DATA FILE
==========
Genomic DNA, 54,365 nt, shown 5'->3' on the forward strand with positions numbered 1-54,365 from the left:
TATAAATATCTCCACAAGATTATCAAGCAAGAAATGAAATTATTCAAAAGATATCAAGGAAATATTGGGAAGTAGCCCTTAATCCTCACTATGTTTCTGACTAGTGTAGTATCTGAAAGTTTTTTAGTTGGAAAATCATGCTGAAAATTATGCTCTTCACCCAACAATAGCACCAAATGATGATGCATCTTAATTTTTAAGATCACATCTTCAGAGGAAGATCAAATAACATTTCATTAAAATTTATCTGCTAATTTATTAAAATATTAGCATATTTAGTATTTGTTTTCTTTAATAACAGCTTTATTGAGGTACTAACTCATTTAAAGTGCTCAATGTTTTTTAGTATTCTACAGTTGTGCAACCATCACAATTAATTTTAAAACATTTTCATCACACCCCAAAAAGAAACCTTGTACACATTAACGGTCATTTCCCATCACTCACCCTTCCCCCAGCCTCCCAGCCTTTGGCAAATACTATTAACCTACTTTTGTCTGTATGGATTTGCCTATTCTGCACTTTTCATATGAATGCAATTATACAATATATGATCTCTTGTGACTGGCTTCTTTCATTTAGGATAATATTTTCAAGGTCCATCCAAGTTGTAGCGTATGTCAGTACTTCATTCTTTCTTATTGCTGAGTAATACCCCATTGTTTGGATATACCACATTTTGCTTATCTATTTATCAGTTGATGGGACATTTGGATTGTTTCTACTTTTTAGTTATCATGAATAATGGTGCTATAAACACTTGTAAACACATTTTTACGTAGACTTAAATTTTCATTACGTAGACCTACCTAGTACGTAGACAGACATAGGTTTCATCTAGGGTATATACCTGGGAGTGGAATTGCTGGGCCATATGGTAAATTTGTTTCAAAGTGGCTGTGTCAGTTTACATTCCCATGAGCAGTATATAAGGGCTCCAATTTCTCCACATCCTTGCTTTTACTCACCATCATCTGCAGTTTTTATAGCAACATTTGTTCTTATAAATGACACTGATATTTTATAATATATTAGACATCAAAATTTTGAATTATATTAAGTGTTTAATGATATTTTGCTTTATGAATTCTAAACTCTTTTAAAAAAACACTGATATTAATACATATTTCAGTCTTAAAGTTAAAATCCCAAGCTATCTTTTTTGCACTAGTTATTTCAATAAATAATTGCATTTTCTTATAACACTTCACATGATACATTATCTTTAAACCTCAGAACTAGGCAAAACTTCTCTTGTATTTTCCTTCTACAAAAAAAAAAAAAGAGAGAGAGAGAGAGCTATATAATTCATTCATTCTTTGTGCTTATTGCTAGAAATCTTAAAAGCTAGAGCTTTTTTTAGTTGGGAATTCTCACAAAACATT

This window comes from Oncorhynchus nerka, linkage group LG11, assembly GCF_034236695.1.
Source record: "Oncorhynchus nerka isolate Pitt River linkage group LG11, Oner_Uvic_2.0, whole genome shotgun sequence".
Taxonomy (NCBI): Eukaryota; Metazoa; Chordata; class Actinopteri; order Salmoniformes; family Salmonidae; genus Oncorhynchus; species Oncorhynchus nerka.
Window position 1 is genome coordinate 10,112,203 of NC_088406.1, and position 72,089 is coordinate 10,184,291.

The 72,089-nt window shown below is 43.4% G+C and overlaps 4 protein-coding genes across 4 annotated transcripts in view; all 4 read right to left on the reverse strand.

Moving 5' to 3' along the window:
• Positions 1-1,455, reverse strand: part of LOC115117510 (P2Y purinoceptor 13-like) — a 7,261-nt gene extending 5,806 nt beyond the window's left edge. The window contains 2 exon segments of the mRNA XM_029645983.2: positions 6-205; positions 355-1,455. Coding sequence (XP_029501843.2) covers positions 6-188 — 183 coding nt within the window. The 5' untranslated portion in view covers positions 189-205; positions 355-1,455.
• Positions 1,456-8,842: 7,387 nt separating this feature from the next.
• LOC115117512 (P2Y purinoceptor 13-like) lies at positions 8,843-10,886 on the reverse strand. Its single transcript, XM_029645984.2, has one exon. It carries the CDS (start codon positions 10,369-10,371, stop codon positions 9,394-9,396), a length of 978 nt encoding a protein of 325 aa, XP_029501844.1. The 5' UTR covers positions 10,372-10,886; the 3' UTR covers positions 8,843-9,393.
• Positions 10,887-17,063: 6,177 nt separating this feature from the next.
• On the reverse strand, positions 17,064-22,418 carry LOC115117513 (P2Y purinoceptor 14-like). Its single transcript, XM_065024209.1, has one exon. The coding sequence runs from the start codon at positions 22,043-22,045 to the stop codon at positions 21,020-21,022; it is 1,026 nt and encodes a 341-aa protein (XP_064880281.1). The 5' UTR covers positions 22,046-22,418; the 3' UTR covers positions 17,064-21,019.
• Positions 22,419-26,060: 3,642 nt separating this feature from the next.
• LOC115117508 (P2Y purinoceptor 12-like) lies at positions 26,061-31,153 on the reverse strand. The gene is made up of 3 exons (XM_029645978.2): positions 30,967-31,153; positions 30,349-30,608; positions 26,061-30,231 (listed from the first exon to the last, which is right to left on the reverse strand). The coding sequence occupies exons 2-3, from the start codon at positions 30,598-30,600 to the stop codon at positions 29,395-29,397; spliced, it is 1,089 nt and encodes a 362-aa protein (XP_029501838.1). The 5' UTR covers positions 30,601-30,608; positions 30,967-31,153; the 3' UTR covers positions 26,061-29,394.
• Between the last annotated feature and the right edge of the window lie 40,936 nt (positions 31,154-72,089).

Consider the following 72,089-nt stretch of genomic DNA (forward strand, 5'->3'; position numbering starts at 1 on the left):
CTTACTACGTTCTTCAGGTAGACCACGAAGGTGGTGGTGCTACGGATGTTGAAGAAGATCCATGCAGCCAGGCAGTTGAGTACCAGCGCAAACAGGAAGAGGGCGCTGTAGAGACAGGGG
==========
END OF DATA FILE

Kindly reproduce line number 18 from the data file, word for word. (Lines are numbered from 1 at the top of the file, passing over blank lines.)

CTTACTACGTTCTTCAGGTAGACCACGAAGGTGGTGGTGCTACGGATGTTGAAGAAGATCCATGCAGCCAGGCAGTTGAGTACCAGCGCAAACAGGAAGAGGGCGCTGTAGAGACAGGGG